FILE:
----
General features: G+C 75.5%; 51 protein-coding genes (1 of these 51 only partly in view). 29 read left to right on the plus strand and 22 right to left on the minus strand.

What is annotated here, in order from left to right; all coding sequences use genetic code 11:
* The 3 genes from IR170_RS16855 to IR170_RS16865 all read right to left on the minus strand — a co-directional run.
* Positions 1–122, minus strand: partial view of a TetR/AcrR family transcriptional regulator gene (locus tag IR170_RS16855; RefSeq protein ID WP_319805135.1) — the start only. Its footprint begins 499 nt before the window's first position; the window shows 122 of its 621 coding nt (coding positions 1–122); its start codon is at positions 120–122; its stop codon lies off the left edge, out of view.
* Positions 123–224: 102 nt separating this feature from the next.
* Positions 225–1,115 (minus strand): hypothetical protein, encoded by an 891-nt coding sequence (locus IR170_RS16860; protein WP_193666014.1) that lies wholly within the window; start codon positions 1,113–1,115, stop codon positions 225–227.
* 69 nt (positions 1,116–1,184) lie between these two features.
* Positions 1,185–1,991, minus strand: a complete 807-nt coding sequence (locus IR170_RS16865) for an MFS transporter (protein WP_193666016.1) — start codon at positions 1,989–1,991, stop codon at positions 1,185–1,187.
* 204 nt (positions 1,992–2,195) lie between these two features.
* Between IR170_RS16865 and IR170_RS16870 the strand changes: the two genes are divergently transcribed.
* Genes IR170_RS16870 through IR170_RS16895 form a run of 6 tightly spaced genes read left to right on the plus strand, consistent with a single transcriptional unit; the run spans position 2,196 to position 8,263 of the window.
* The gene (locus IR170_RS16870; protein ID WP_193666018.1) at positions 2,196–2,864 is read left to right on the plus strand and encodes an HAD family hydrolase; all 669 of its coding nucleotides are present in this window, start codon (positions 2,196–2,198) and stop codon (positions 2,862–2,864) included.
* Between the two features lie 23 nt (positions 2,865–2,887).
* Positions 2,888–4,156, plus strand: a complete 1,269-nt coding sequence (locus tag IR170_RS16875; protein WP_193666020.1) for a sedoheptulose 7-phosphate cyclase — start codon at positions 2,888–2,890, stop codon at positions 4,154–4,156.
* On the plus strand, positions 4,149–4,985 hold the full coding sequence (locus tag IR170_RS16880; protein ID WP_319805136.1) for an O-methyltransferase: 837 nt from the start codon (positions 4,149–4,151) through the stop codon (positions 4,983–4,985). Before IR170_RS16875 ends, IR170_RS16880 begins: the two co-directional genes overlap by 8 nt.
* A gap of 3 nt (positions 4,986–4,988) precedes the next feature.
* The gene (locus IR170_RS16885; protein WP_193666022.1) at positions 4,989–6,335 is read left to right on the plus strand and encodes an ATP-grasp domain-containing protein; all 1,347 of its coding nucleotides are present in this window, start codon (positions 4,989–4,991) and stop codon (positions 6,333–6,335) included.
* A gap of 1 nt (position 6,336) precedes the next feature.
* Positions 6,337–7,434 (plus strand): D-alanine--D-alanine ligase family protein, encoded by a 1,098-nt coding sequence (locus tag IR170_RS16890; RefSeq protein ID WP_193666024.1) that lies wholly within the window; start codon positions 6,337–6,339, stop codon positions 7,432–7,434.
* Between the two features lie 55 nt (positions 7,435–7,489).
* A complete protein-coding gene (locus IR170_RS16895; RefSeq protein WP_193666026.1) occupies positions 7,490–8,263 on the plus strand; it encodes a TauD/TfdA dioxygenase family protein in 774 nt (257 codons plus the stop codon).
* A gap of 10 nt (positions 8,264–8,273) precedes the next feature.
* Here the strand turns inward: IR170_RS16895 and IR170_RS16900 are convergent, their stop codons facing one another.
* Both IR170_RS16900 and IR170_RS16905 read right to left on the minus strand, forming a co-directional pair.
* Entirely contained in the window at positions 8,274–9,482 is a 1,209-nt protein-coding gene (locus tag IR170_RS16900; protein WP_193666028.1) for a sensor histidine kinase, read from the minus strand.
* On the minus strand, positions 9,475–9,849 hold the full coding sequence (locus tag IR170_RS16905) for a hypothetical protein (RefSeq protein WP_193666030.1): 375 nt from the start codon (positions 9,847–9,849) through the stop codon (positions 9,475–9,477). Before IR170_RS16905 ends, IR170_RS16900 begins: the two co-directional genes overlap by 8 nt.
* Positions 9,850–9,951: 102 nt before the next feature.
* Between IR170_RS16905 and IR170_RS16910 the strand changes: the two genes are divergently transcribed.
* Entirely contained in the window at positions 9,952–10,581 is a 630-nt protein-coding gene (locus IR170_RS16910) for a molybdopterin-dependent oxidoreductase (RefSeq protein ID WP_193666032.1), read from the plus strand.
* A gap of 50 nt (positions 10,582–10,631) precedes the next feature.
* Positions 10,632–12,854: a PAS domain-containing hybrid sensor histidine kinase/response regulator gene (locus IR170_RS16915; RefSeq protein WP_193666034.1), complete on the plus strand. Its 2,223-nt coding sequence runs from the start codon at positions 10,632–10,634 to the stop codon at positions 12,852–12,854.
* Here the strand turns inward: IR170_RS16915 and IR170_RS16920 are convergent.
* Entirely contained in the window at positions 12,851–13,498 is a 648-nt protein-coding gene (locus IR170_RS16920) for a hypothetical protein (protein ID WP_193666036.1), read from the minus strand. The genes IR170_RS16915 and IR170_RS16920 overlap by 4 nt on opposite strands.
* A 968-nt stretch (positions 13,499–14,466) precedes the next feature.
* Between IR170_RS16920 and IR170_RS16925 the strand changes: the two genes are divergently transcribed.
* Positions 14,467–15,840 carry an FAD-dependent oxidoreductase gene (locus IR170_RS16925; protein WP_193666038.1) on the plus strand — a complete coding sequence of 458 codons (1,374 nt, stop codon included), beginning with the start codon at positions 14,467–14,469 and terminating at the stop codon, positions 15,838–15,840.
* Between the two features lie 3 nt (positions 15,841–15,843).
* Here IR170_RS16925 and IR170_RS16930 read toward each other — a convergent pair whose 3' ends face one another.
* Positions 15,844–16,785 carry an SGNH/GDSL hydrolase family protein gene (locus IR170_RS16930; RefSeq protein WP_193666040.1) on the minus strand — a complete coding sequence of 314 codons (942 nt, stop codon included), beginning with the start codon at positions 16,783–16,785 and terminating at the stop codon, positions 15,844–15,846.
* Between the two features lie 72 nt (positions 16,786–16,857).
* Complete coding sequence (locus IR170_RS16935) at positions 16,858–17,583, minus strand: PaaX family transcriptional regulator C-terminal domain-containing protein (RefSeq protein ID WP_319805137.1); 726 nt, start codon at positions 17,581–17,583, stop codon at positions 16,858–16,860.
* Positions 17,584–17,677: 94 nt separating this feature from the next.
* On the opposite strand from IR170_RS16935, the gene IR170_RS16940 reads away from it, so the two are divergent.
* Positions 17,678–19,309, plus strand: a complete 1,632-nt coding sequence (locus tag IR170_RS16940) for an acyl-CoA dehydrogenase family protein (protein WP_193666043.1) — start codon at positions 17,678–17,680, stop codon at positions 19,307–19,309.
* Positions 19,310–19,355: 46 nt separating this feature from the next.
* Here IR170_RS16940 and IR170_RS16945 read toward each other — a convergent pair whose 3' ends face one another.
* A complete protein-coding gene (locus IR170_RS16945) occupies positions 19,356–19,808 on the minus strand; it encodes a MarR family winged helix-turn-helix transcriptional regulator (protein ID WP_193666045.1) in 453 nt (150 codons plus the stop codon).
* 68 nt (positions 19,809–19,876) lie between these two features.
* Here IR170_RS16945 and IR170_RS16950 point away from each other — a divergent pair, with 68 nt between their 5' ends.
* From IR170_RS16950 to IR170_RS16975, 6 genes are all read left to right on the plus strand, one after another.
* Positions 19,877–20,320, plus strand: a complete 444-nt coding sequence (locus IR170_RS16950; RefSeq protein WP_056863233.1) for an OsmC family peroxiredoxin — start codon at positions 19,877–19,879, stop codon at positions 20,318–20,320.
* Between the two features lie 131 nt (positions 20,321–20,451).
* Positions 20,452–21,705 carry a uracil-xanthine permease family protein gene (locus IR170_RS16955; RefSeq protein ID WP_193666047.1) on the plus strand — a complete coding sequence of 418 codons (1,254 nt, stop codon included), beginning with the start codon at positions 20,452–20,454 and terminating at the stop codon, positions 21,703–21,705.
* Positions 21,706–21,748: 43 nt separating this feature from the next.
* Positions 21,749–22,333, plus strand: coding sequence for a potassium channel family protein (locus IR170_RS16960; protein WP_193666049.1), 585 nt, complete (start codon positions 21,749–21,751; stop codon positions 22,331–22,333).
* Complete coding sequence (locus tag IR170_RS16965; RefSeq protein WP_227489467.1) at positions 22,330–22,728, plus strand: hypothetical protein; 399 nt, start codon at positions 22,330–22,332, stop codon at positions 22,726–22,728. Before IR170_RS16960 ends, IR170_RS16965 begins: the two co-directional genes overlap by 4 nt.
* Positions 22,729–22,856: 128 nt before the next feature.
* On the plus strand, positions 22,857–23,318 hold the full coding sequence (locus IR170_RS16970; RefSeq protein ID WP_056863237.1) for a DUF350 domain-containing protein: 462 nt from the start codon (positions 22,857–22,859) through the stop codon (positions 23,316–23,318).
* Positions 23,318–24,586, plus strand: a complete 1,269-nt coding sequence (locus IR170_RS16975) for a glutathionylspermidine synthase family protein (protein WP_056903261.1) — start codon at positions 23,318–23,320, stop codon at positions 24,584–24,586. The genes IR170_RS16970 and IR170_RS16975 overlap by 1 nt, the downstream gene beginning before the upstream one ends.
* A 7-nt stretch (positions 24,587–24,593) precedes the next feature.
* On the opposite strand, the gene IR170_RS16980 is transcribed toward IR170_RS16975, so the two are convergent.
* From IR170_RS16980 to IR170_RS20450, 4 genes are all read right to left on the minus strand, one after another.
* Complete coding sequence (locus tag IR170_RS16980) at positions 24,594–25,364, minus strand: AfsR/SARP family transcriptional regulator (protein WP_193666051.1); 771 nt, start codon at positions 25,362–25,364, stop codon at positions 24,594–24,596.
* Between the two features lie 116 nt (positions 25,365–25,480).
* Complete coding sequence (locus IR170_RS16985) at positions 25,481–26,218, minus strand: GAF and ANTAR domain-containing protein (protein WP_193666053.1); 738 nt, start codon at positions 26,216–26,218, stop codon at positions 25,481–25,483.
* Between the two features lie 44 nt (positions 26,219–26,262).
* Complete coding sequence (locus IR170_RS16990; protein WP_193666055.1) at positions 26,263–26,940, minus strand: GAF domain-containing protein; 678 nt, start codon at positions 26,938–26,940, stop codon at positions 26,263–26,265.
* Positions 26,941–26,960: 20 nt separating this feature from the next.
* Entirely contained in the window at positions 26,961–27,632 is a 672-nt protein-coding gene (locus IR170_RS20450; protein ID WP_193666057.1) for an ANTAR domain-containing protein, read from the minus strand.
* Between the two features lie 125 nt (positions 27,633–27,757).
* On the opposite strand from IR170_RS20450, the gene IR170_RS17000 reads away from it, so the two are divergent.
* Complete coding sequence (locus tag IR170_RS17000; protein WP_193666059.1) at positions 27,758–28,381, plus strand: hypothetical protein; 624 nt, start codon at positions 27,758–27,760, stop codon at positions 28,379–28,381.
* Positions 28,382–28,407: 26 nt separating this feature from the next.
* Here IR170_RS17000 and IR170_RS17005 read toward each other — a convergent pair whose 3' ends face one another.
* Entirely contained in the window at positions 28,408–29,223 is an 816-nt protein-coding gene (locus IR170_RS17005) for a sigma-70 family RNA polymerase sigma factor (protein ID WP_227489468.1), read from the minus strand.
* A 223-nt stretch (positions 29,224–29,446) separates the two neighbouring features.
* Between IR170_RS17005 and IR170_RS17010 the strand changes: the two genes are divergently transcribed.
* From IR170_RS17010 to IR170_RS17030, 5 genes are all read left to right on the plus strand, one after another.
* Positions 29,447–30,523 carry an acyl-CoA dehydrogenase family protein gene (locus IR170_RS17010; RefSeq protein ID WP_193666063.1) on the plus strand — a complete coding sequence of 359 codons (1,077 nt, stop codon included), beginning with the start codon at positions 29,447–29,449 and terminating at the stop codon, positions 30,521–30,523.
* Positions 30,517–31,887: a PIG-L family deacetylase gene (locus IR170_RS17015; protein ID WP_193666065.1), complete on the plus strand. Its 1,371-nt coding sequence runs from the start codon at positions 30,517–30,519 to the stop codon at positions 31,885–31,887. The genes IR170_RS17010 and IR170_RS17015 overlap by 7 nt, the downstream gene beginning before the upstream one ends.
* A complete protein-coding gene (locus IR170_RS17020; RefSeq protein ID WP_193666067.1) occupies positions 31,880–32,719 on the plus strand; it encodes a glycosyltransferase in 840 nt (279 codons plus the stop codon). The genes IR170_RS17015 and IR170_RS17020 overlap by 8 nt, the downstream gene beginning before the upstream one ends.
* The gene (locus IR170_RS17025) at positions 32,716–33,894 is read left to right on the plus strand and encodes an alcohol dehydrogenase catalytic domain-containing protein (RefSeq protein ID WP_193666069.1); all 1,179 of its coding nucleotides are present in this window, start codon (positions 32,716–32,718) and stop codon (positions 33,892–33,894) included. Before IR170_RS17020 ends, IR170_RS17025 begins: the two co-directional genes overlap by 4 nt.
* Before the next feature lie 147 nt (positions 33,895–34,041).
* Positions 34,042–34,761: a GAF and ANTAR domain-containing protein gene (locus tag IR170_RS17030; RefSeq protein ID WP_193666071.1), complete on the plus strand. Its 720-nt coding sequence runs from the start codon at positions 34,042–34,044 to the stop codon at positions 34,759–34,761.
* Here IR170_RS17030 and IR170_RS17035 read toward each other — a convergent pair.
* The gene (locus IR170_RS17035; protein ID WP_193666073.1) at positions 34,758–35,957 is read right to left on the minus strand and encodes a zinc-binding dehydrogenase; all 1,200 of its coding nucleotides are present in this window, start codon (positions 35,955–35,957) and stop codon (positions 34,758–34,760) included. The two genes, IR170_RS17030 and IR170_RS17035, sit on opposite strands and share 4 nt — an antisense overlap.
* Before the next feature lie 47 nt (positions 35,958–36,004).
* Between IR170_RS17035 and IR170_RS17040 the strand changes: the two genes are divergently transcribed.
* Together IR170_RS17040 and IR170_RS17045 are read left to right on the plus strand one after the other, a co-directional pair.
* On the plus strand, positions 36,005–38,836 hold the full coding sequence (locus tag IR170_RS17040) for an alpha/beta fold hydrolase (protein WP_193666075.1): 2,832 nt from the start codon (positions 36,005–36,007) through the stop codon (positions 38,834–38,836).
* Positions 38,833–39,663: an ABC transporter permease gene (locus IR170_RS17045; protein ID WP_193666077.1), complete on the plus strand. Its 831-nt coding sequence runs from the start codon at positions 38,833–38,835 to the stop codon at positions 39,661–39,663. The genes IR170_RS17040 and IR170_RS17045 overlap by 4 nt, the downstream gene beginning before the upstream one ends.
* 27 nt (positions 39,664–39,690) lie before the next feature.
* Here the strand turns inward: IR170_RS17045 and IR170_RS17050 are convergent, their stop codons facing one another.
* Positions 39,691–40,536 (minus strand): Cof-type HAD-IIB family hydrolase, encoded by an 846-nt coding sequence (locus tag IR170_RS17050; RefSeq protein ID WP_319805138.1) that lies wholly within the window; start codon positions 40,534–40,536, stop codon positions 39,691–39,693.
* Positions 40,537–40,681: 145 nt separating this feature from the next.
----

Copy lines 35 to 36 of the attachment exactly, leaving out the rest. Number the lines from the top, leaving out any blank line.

* Between IR170_RS16920 and IR170_RS16925 the strand changes: the two genes are divergently transcribed.
* Positions 14,467–15,840 carry an FAD-dependent oxidoreductase gene (locus IR170_RS16925; protein WP_193666038.1) on the plus strand — a complete coding sequence of 458 codons (1,374 nt, stop codon included), beginning with the start codon at positions 14,467–14,469 and terminating at the stop codon, positions 15,838–15,840.